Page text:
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When one thinks of ghosts, one imagines beings that are both literally and figuratively unresolved. Like a flickering fluorescent bulb, a ghost occupies the liminal space between life and death, presumably because of an unfulfilled need for closure. Bellen, whose Tales of Murasaki and Other Poems won a National Poetry Series award, carries this theme forward in her current collection with a lyricism more germane to the living than to the recently departed. Her work is unfailingly musical even while sacrificing none of the concrete details of the quotidian. When she reminds the reader that “each line in a poem can’t avoid acting as a series of questions,” she shows a concern for the worldly that transcends the merely personal focus of more mainstream verse. VERDICT Not satisfied with making us phantom observers, Bellen situates us directly in the center of her poems while emphasizing that the best questions (and the best lines of poetry) remain open and, like the ghosts themselves, unresolved.
Chris Pusateri, in Library Journal
Sketched within three series of poems, a woman's story reflects and refracts through the brackets of life and death, and the "story," as I have called it, never manages to dry into any flat sort of wholeness. How to see her? It would be like defining what Ingrid Bergman was like through the six films she made with Rossellini. What happens in Ghosts! is, on the other hand, strikingly similar to what happens to Ingrid in Europa 51 and that one with George Sanders--we change, change utterly as the words mount up to our waists like dry leaves in a red country.
The latest from Bellen surveys an imagined underworld, but seems more at home in the spiritual heights. Long lines, vaunting proclamations, and confident invocations of Freud, St. Augustine, pagan gods, and digital codes find the poet's spirit, and the spirits of lovers, fathers, enemies, friends ...
Contemporary poems on the ancient past have to be ghosts. They are dragged through the inscriptions of strangers until they become something ethereal and gray. And in that spectral light, as we know, colors become brighter as if shining from rain. This is how I read these poems and find them fresh.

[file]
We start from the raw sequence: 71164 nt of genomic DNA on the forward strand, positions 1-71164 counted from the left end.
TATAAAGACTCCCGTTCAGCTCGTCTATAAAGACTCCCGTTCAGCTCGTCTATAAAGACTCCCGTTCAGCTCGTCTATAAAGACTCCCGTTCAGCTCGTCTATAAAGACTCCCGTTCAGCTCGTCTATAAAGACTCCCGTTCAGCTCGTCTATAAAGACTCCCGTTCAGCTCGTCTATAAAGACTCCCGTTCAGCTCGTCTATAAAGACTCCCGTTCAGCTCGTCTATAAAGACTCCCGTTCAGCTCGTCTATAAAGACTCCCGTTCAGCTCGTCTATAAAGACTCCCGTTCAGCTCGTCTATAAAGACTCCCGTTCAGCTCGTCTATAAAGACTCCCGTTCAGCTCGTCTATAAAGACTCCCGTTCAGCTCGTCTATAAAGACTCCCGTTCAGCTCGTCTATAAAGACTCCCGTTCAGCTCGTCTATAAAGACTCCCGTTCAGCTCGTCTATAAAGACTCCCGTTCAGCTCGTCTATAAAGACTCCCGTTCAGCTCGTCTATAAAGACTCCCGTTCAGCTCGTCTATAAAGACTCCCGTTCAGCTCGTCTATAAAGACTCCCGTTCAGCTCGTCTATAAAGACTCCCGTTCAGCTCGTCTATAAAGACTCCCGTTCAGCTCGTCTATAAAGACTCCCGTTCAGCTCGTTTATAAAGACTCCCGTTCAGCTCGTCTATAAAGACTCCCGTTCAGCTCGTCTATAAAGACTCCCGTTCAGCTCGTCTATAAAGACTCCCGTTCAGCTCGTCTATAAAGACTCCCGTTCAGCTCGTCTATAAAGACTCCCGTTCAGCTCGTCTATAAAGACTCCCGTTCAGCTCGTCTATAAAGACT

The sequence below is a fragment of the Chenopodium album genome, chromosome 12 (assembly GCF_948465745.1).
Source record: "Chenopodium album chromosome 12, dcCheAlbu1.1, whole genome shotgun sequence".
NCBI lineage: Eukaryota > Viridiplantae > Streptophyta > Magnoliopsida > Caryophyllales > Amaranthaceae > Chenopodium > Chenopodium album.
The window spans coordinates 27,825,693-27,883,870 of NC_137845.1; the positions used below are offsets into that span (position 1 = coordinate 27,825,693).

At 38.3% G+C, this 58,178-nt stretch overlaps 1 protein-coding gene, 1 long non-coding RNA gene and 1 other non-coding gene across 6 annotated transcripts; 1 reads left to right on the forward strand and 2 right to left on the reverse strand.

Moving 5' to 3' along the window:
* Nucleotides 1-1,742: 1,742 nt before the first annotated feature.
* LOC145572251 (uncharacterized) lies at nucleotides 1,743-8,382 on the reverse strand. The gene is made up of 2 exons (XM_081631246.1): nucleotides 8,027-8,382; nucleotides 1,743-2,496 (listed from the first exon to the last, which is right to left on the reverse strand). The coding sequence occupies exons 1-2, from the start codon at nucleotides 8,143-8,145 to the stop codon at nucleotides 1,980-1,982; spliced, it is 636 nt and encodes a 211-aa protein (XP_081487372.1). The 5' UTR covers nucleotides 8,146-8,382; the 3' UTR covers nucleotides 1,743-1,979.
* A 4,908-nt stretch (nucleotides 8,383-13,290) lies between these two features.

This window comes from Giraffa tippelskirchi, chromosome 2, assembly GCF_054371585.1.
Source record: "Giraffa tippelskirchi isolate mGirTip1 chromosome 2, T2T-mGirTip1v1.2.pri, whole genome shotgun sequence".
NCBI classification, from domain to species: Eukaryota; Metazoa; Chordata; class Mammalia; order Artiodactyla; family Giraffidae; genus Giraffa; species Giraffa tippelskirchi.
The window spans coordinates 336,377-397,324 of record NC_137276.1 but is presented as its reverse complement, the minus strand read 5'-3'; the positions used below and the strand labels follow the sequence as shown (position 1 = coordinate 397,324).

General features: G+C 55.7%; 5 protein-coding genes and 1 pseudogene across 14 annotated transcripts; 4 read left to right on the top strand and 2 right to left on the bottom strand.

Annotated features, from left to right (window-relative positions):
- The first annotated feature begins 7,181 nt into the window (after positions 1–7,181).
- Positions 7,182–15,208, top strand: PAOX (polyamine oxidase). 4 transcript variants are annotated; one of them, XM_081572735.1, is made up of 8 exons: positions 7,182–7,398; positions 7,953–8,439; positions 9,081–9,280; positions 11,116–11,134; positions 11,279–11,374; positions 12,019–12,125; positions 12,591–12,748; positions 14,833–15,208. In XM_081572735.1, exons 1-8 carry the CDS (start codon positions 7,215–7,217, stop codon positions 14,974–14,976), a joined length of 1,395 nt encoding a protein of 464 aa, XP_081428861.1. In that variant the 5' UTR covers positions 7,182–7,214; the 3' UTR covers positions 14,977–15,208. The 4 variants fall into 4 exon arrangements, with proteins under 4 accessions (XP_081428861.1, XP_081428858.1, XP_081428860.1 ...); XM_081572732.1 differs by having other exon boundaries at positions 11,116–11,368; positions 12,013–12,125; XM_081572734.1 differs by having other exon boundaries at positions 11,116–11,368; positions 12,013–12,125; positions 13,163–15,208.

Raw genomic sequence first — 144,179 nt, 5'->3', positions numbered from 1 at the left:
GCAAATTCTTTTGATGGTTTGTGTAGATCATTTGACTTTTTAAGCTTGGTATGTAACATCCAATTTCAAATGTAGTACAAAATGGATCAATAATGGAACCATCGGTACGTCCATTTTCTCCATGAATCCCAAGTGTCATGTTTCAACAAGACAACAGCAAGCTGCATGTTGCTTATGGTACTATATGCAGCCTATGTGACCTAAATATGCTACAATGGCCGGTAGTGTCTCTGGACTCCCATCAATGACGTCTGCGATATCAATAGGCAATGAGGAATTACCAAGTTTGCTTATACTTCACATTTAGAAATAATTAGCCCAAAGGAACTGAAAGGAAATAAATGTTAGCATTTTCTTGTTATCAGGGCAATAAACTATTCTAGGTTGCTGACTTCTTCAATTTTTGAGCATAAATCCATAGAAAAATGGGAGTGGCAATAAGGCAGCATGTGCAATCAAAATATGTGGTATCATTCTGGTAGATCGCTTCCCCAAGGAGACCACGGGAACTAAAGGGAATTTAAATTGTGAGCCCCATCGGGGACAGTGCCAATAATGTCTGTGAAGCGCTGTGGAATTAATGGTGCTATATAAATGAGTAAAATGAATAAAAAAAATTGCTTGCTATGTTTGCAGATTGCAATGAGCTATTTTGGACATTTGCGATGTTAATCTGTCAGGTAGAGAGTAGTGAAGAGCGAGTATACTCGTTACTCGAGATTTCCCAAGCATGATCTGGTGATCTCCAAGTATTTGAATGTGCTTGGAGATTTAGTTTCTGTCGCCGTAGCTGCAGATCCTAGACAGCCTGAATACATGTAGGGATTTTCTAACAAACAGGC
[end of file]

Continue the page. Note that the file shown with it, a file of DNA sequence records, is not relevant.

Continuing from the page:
Martine Bellen’s fabulous new collection Ghosts! is a mosaic fable of descent and return in which a postmodern Cinderella who “likes to fuck and fuck” seeks a door for which she is emotionally the right size. It is a book of loss, in which lovers and fathers turn to ghosts and join with the winds, and also of redemption and recovery. The imagination fiercely demands to “re-member” what has been torn to pieces. Like the poet H.D., to whom she pays tribute in the beautiful first poem, Bellen displays purity, even gnosticism, of thought. The doors of passage swing both ways, into history (outward) and myth (inward), while retaining the texture of experience. Here are “transparencies before candles in a darkened room,” a negotiation of light and darkness at the very axis of consciousness. The Biblical story of Lot’s wife shows how emotionally fatal it is to gaze back at one’s disasters. The doors ahead are all open, if we will only take the courage to pass through them, charged not with regret but desire.
Martine Bellen is the author of six collections of poetry including the Vulnerability of Order (Copper Canyon Press); Tales Of Murasaki and Other Poems (Sun & Moon Press), which won the National Poetry Series Award; and Places People Dare Not Enter (Potes & Poets Press). Her libretti include Ovidiana, an opera based on Ovid’s Metamorphoses (composer, Matthew Greenbaum) and AH! opera no-opera, in collaboration with composer David Rosenboom, (for more information, visit www.ah-opera.org), which made its world premiere at REDCAT in L.A. Her novella, 2X2, is published by BlazeVOX [books]. She has been a recipient of a residency at the Rockefeller Foundation Center in Bellagio, a New York Foundation for the Arts Fellowship, a Fund for Poetry grant, and the American Academy of Poets Award. Bellen is a contributing editor of the literary journal Conjunctions and is on the Belladonna* Collaborative.